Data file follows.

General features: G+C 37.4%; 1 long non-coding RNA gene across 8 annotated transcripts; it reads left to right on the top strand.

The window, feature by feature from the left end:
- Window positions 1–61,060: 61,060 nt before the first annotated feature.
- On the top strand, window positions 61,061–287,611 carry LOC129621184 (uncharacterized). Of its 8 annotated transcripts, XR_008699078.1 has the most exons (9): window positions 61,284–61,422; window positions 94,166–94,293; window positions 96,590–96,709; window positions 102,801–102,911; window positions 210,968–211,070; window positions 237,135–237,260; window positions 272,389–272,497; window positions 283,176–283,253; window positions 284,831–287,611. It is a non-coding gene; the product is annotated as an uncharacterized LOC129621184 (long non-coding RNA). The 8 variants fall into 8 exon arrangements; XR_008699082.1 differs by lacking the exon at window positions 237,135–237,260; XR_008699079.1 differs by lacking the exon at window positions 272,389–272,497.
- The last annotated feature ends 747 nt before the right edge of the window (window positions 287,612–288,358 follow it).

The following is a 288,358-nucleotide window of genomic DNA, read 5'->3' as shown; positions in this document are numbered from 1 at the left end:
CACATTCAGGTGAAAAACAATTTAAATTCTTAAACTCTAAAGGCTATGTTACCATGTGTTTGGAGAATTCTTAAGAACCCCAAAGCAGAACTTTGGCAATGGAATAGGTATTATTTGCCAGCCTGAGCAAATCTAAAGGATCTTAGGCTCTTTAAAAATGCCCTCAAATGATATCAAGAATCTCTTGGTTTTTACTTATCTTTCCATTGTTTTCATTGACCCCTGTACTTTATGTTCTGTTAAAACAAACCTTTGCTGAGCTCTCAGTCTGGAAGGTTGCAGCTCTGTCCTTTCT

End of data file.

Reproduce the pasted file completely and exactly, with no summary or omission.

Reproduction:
General features: G+C 37.4%; 1 long non-coding RNA gene across 8 annotated transcripts; it reads left to right on the top strand.

The window, feature by feature from the left end:
- Window positions 1–61,060: 61,060 nt before the first annotated feature.
- On the top strand, window positions 61,061–287,611 carry LOC129621184 (uncharacterized). Of its 8 annotated transcripts, XR_008699078.1 has the most exons (9): window positions 61,284–61,422; window positions 94,166–94,293; window positions 96,590–96,709; window positions 102,801–102,911; window positions 210,968–211,070; window positions 237,135–237,260; window positions 272,389–272,497; window positions 283,176–283,253; window positions 284,831–287,611. It is a non-coding gene; the product is annotated as an uncharacterized LOC129621184 (long non-coding RNA). The 8 variants fall into 8 exon arrangements; XR_008699082.1 differs by lacking the exon at window positions 237,135–237,260; XR_008699079.1 differs by lacking the exon at window positions 272,389–272,497.
- The last annotated feature ends 747 nt before the right edge of the window (window positions 287,612–288,358 follow it).

The following is a 288,358-nucleotide window of genomic DNA, read 5'->3' as shown; positions in this document are numbered from 1 at the left end:
CACATTCAGGTGAAAAACAATTTAAATTCTTAAACTCTAAAGGCTATGTTACCATGTGTTTGGAGAATTCTTAAGAACCCCAAAGCAGAACTTTGGCAATGGAATAGGTATTATTTGCCAGCCTGAGCAAATCTAAAGGATCTTAGGCTCTTTAAAAATGCCCTCAAATGATATCAAGAATCTCTTGGTTTTTACTTATCTTTCCATTGTTTTCATTGACCCCTGTACTTTATGTTCTGTTAAAACAAACCTTTGCTGAGCTCTCAGTCTGGAAGGTTGCAGCTCTGTCCTTTCT